One year after the World Health Organization declared the coronavirus outbreak a pandemic, more and more employers are discussing the possibility of returning to the office. However, many general counsel and leaders of legal functions indicate that a return won’t be quick or easy, according to a poll conducted by Morrison & Foerster.
The more than 350 total responses to the poll, conducted from March 1 to March 9, underscore the uncertainties around a return. Even if assured of their safety, 41 percent of leaders of legal functions said they would not return, and 11 percent were unsure. And when asked when their company will return to the office, 48 percent said they did not know.
“These results indicate to me that returning to the office will not be as simple as turning the lights back on,” says Employment + Labor partner Janie Schulman. “There is still widespread hesitation among the workforce. It’s going to take time, and for some businesses, a complete return won’t happen at all.”
The responses also highlight the large number of complex issues employers need to navigate once the pandemic recedes. One of them is whether to adopt permanent remote-work policies. In the poll, 48 percent of respondents said their company either had adopted such a policy or was looking to do so in the coming months.
Whether employers should require employees to get vaccinated before returning to the office is another crucial question. In the poll, 50 percent of respondents said their employer would not require vaccinations while 10 percent would require them; 40 percent were unsure.
Mandating vaccines can expose employers to legal liabilities, Janie says. The Equal Employment Opportunity Commission (EEOC) has called prescreening questions for vaccines a “medical examination,” which can only be asked if it is job-related and “consistent with business necessity,” she explains.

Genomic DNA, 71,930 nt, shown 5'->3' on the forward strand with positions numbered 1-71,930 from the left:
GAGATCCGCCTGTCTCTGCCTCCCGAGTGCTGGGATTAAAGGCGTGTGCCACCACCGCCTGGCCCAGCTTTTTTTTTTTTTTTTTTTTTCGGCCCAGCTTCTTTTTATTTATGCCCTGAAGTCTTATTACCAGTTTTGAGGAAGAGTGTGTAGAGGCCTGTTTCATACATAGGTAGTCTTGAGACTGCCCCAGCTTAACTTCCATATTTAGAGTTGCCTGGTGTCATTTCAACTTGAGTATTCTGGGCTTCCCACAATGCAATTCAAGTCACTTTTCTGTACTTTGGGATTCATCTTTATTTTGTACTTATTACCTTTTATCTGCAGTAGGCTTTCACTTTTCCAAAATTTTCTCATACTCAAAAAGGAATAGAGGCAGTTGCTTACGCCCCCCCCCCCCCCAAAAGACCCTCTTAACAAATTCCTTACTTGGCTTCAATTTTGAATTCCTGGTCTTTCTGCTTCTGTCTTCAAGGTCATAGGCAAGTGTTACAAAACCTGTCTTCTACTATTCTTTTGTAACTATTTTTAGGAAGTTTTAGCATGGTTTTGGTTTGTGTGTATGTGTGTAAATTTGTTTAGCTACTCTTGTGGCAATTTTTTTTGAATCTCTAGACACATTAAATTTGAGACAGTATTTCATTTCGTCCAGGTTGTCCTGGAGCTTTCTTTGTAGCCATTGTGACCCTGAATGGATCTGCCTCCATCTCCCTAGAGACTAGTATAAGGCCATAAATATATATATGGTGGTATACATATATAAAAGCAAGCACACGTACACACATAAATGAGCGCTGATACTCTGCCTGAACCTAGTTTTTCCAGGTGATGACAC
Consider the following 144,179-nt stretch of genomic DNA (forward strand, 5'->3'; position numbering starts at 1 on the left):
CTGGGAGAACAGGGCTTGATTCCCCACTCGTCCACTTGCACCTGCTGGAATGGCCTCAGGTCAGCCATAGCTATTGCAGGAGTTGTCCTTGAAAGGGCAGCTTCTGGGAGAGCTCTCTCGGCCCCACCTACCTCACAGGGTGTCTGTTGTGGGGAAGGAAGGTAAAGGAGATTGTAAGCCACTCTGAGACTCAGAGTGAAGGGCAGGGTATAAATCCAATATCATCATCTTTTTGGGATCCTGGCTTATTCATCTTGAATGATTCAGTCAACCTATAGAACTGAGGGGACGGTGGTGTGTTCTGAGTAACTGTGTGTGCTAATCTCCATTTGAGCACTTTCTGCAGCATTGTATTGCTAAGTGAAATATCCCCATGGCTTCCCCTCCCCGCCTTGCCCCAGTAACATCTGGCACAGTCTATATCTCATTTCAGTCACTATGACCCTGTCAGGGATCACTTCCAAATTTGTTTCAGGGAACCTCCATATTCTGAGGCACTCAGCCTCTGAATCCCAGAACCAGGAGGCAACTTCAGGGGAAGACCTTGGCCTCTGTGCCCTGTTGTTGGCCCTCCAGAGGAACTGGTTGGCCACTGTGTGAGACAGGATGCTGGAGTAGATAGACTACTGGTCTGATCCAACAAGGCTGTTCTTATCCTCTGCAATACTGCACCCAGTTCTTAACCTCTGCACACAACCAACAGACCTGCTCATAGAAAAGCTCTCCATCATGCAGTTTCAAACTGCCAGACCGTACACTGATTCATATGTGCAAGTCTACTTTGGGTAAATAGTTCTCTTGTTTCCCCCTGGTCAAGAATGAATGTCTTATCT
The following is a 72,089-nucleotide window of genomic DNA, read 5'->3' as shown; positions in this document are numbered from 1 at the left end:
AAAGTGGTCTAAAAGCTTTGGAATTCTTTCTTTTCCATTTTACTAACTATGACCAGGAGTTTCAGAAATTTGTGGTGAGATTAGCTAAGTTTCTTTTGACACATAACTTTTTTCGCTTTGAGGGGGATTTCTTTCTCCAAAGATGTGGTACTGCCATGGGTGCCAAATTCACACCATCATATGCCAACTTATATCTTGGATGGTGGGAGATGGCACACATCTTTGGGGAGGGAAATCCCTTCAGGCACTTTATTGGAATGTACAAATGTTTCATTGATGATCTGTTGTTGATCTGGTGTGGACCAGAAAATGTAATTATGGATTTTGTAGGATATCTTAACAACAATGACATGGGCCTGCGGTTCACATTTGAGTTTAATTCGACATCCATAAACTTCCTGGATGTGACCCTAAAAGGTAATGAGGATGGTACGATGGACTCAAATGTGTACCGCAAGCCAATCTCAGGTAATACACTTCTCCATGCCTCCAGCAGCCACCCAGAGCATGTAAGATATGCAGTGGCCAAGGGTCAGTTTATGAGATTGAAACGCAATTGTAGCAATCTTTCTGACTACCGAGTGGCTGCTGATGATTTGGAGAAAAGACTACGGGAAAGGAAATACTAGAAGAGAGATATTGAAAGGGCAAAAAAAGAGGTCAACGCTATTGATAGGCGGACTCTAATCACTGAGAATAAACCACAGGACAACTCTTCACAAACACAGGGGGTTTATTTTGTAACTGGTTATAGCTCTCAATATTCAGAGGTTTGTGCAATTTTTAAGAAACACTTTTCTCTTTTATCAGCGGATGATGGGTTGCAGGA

“The EEOC has carved out an exception from this requirement: if vaccination is voluntary, and the decision to answer the prescreening questions is voluntary,” she says. “This means that employers that mandate the vaccine may potentially expose themselves to allegations of Americans with Disabilities Act violations that non-mandating employers won’t face.”
Bad publicity and low company morale can also result if requiring vaccines is seen as infringing an employee’s freedom, Janie adds. “The employer may also find itself losing some of its workforce due to employees who quit or are terminated because they refused to take the vaccine,” she says.
On the flip side, not mandating vaccines may potentially expose employers to different kinds of potential liability and negative PR. For example, employees who contract COVID-19 at work may claim it was the employer’s fault for not providing a safer workplace. Each company will have to consider its unique circumstances and any local laws in deciding what is best for the company and its employees.
The vaccine question is just one of many that employers will have to confront as they contemplate a return to the office. Results from the Morrison & Foerster COVID-19 Policies Poll suggest that many employers are proceeding cautiously.
“Employers are facing unprecedented challenges in returning workers to the office, so it’s not surprising that they appear to be taking things slowly,” said Janie.
For more information on Morrison & Foerster’s COVID-19 resources, please visit www.mofo.com/covid.